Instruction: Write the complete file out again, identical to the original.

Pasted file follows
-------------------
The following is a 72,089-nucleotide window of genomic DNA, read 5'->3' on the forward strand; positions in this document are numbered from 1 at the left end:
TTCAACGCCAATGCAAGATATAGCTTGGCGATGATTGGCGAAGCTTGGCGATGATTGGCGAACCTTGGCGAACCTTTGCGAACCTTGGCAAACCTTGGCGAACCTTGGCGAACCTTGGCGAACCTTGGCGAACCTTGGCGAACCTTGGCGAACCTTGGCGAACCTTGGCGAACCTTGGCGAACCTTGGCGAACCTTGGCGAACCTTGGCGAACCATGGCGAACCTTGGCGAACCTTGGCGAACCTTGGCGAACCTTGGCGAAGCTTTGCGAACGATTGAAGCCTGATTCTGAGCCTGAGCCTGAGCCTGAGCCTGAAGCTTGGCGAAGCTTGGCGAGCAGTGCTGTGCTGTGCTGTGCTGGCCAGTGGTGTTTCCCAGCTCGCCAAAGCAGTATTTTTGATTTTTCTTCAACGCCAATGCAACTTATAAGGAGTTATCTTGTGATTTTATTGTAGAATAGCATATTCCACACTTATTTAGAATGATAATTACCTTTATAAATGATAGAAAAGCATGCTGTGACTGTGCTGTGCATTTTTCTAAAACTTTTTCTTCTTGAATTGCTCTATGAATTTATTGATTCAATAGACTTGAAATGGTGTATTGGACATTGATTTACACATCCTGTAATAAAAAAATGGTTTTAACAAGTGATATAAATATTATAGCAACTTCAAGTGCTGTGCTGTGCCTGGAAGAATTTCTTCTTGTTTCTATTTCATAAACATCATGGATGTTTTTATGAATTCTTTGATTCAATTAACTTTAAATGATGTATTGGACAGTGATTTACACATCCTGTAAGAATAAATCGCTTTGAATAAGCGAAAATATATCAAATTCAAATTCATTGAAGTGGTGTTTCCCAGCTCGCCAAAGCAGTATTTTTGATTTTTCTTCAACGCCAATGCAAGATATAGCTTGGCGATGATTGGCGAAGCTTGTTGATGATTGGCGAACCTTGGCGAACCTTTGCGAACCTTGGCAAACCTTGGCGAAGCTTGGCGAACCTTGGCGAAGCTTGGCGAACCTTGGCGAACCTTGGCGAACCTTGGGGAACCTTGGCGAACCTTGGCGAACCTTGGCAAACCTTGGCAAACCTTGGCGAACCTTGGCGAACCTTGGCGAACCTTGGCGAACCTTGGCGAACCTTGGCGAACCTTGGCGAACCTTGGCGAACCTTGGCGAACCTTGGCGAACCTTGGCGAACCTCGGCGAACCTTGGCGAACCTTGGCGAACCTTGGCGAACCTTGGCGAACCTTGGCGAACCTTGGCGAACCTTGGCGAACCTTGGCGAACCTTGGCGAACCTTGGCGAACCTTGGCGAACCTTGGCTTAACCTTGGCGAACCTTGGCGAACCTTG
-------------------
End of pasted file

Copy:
The following is a 72,089-nucleotide window of genomic DNA, read 5'->3' on the forward strand; positions in this document are numbered from 1 at the left end:
TTCAACGCCAATGCAAGATATAGCTTGGCGATGATTGGCGAAGCTTGGCGATGATTGGCGAACCTTGGCGAACCTTTGCGAACCTTGGCAAACCTTGGCGAACCTTGGCGAACCTTGGCGAACCTTGGCGAACCTTGGCGAACCTTGGCGAACCTTGGCGAACCTTGGCGAACCTTGGCGAACCTTGGCGAACCTTGGCGAACCTTGGCGAACCATGGCGAACCTTGGCGAACCTTGGCGAACCTTGGCGAACCTTGGCGAAGCTTTGCGAACGATTGAAGCCTGATTCTGAGCCTGAGCCTGAGCCTGAGCCTGAAGCTTGGCGAAGCTTGGCGAGCAGTGCTGTGCTGTGCTGTGCTGGCCAGTGGTGTTTCCCAGCTCGCCAAAGCAGTATTTTTGATTTTTCTTCAACGCCAATGCAACTTATAAGGAGTTATCTTGTGATTTTATTGTAGAATAGCATATTCCACACTTATTTAGAATGATAATTACCTTTATAAATGATAGAAAAGCATGCTGTGACTGTGCTGTGCATTTTTCTAAAACTTTTTCTTCTTGAATTGCTCTATGAATTTATTGATTCAATAGACTTGAAATGGTGTATTGGACATTGATTTACACATCCTGTAATAAAAAAATGGTTTTAACAAGTGATATAAATATTATAGCAACTTCAAGTGCTGTGCTGTGCCTGGAAGAATTTCTTCTTGTTTCTATTTCATAAACATCATGGATGTTTTTATGAATTCTTTGATTCAATTAACTTTAAATGATGTATTGGACAGTGATTTACACATCCTGTAAGAATAAATCGCTTTGAATAAGCGAAAATATATCAAATTCAAATTCATTGAAGTGGTGTTTCCCAGCTCGCCAAAGCAGTATTTTTGATTTTTCTTCAACGCCAATGCAAGATATAGCTTGGCGATGATTGGCGAAGCTTGTTGATGATTGGCGAACCTTGGCGAACCTTTGCGAACCTTGGCAAACCTTGGCGAAGCTTGGCGAACCTTGGCGAAGCTTGGCGAACCTTGGCGAACCTTGGCGAACCTTGGGGAACCTTGGCGAACCTTGGCGAACCTTGGCAAACCTTGGCAAACCTTGGCGAACCTTGGCGAACCTTGGCGAACCTTGGCGAACCTTGGCGAACCTTGGCGAACCTTGGCGAACCTTGGCGAACCTTGGCGAACCTTGGCGAACCTTGGCGAACCTCGGCGAACCTTGGCGAACCTTGGCGAACCTTGGCGAACCTTGGCGAACCTTGGCGAACCTTGGCGAACCTTGGCGAACCTTGGCGAACCTTGGCGAACCTTGGCGAACCTTGGCGAACCTTGGCTTAACCTTGGCGAACCTTGGCGAACCTTG